However, Prime Minister Anthony Albanese has expressed a desire to strengthen the US alliance and cooperate with China while also engaging in Australia’s national interest. This shift is evident in actions such as sending a warship through the Taiwan Strait and introducing legislation to facilitate the AUKUS security partnership.

The Indo-Pacific environment has become more competitive, leading Australia to prioritize fear over greed in its alignment. As China’s GDP continues to rise and may overtake the US by 2030, Canberra’s strategy is likely to continue favoring alignment with Washington due to the lack of a viable alternative for addressing its fear of China’s power.

Read the complete article on East Asia Forum

Continue Reading

China

2024 China IIT Reconciliation: Appointment Through IIT App Opens on February 21st

Published

on

Annual IIT reconciliation for 2023 must be done from March 1 to June 30, 2024. Final tax settlement appointments must be made after February 21, 2024. The process involves checking and reporting on IIT paid and deducted in 2023 to calculate refundable or supplementary tax.


Annual IIT reconciliation for the year 2023 is required to be made during the period from March 1 to June 30, 2024. For those who need to make the final tax settlement between March 1 to March 20, they need to make an appointment after February 21, 2024.

On February 1, 2024, the State Taxation Administration (STA) issued the Announcement on Matters Relating to the Final Settlement of Individual Income Tax on Consolidated Income for the Year 2023 (the Announcement), clarifying matters related to the annual individual income tax (IIT) reconciliation for the year 2023.

Annual IIT reconciliation, or annual IIT settlement, is a process applied to individual taxpayers on their comprehensive income (an individual’s combined income of wages and salaries, remuneration from labor services, author’s remuneration, and royalties), to make sure their IIT paid in the previous tax year is accurate.

During the process, individual taxpayers will need to recheck their IIT paid and deducted in the tax year, calculate the refundable or supplementary tax payable, report to the tax authorities, and make the tax settlement.

In this article, we introduce key issues related to the annual IIT reconciliation in 2024 and the key changes as compared to previous years.

After the end of the year 2023, a resident individual is required to consolidate his/her four types of comprehensive income, namely wages and salaries, remuneration for personal services, author’s remuneration, and royalties obtained from January 1 to December 31, 2023, to compute the final tax payable amount. The taxpayer needs to deduct the prepaid tax amount in 2023 to obtain the tax refundable or the tax to be made up amount. Further, the taxpayer is required to declare to tax authorities for a tax refund or tax to be made up.

Tax Refundable or Tax to Be Made Up = [(Annual Comprehensive Income – RMB 60,000- Special Deductions – Special Additional Deductions – Other Deductions Determined Pursuant to the Law – Qualified Public Welfare And Charitable Donations) × Applicable Tax Rate – Quick Deduction] – Prepaid Tax Amount

This article is republished from China Briefing. Read the rest of the original article.

China Briefing is written and produced by Dezan Shira & Associates. The practice assists foreign investors into China and has done since 1992 through offices in Beijing, Tianjin, Dalian, Qingdao, Shanghai, Hangzhou, Ningbo, Suzhou, Guangzhou, Dongguan, Zhongshan, Shenzhen, and Hong Kong. Please contact the firm for assistance in China at china@dezshira.com.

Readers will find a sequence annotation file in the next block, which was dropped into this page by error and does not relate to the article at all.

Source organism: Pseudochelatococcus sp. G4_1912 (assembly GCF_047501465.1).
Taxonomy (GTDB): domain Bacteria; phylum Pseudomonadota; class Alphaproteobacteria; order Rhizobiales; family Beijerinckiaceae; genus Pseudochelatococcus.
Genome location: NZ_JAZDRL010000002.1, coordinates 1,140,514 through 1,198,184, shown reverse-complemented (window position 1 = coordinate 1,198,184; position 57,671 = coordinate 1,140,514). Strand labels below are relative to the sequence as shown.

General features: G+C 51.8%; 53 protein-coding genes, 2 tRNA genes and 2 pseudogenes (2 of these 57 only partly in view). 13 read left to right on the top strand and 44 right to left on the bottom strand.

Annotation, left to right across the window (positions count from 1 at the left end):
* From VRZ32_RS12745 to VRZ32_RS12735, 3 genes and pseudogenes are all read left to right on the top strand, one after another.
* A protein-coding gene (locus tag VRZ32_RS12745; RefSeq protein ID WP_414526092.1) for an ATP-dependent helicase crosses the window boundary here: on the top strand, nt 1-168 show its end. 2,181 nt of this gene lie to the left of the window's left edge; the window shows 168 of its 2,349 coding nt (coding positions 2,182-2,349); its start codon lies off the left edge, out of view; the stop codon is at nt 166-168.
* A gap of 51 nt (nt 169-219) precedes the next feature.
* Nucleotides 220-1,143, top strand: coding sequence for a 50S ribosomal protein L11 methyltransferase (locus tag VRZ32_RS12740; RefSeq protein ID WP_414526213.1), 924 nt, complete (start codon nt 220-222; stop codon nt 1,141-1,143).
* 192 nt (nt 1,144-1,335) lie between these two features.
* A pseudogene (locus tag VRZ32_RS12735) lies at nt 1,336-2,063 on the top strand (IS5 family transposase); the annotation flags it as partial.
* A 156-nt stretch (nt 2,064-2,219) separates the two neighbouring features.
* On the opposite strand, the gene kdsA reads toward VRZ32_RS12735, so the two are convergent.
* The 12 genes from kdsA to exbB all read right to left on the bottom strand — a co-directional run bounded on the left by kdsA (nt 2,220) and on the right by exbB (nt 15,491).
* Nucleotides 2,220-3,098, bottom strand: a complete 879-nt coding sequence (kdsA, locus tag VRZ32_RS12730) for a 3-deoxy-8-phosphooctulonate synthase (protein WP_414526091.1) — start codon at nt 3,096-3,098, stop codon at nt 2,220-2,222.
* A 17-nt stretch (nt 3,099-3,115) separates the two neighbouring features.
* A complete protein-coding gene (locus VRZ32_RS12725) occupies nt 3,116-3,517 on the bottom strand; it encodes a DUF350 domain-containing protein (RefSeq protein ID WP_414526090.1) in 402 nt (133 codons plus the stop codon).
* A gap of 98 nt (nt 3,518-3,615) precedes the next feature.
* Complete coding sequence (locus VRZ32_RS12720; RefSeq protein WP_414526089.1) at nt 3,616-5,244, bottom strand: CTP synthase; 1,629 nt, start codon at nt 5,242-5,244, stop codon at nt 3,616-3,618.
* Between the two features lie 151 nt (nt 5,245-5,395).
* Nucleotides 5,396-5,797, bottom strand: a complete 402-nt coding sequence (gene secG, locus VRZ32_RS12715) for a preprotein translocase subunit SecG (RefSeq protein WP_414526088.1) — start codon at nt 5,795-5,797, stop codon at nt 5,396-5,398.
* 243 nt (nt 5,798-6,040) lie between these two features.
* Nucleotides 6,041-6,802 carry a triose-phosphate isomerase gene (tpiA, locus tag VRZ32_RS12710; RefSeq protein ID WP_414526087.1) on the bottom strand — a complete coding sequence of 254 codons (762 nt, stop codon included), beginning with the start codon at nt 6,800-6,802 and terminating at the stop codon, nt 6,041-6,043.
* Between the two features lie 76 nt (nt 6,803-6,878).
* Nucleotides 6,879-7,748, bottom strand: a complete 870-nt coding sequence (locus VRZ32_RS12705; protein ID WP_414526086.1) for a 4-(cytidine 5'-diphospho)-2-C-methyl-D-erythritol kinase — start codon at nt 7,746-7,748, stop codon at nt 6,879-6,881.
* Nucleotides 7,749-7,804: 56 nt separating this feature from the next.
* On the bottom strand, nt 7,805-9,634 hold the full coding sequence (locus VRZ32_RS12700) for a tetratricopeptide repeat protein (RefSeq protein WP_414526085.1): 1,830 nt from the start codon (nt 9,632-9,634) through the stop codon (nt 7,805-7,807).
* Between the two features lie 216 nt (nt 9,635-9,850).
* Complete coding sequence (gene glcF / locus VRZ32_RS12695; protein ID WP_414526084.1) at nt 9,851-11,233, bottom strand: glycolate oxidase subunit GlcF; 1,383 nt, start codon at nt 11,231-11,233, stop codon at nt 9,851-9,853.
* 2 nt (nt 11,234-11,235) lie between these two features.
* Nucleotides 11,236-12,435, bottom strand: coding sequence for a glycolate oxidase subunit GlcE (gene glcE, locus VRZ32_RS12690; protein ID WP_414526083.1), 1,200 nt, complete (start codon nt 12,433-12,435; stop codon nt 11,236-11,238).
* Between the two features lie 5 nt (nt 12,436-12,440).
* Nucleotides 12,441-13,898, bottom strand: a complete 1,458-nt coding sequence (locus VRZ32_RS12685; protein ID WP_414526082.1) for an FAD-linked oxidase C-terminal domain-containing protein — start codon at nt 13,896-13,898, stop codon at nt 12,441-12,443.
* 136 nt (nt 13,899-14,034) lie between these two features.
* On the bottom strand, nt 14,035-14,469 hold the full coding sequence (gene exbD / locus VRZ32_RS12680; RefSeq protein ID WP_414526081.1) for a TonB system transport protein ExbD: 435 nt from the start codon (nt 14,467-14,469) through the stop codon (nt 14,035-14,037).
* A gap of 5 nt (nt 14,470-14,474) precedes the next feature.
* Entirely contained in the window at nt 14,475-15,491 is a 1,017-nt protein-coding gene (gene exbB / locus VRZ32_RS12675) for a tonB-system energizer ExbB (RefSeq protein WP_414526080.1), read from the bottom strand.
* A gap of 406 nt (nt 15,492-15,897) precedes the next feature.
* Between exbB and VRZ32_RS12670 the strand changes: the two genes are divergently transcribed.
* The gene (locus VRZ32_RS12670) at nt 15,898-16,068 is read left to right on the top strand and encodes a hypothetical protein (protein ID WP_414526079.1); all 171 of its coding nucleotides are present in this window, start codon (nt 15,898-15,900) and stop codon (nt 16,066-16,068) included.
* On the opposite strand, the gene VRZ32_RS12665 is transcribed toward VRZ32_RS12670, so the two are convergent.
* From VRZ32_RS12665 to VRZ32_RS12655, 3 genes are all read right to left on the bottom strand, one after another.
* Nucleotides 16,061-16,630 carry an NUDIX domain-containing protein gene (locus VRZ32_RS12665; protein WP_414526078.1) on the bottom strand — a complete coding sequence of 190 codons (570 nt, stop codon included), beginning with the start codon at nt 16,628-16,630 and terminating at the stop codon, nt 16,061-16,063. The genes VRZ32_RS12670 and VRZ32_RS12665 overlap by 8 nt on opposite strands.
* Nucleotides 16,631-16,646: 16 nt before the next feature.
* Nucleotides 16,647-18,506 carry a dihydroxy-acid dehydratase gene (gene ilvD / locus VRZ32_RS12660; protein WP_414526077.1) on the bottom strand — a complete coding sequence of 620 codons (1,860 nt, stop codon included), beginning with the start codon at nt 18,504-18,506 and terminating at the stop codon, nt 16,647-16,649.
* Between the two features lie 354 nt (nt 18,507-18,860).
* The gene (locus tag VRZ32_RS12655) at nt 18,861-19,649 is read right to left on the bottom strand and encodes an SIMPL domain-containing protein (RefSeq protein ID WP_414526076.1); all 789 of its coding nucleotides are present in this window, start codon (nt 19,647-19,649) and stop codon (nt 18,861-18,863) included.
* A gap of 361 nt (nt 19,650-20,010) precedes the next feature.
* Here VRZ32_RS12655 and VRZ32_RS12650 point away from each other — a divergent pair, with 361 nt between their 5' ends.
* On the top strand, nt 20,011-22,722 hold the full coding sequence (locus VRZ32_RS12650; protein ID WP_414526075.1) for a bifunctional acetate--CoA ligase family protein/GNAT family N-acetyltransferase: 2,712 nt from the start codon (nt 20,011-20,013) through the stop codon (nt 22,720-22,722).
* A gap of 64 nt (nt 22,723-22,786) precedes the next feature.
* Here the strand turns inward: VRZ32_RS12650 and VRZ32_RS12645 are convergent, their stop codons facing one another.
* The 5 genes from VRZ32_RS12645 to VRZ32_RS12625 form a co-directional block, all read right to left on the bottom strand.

Continue Reading

China

The Year of the Dragon brings record-breaking travel and consumption during the 2024 Chinese Spring Festival

Published

on

The Chinese New Year holiday saw a remarkable recovery in the tourist industry, with travel numbers and revenues exceeding 2023 and pre-pandemic levels. The Ministry of Culture and Tourism reported unprecedented growth, showcasing the industry’s resilience despite the COVID-19 pandemic.


The tourist industry registered significant growth during this year’s Chinese New Year (CNY) holidays, the first to be completely unaffected by the COVID-19 pandemic.

According to the latest figure released by the Ministry of Culture and Tourism, both travel numbers and tourism-related revenues reached unprecedented levels, surpassing figures registered during the 2023 Chinese New Year while also surpassing pre-COVID-19 levels.

Rebound in domestic and international travels

According to the data released by the Ministry of Culture and Tourism on Sunday, domestic tourism registered a remarkable performance during this year’s eight-day celebration.

The data reveals a significant surge in domestic trips, totaling 474 million trips made across the country from February 10 to February 18, marking a notable increase of 34.4 percent compared to the same period in 2023. This figure attracted special attention as it was a 19 percent rise compared with that in 2019.

The surge in travel within the country was facilitated by traditional transportation models, such as railways, civil aircraft, and waterways. Additionally, this year there has been also an increase in travelers embarking on independent road trips, partially due to the current rise in popularity of electric cars in China. This trend was further encouraged by the government’s efforts to stimulate the purchase of these vehicles as a way to boost domestic consumption. To cater to this trend, provinces ensured the temporary deployment of additional recharging stations in service areas, ensuring a seamless travel experience for travelers.

This article is republished from China Briefing. Read the rest of the original article.

China Briefing is written and produced by Dezan Shira & Associates. The practice assists foreign investors into China and has done since 1992 through offices in Beijing, Tianjin, Dalian, Qingdao, Shanghai, Hangzhou, Ningbo, Suzhou, Guangzhou, Dongguan, Zhongshan, Shenzhen, and Hong Kong. Please contact the firm for assistance in China at china@dezshira.com.

Continue Reading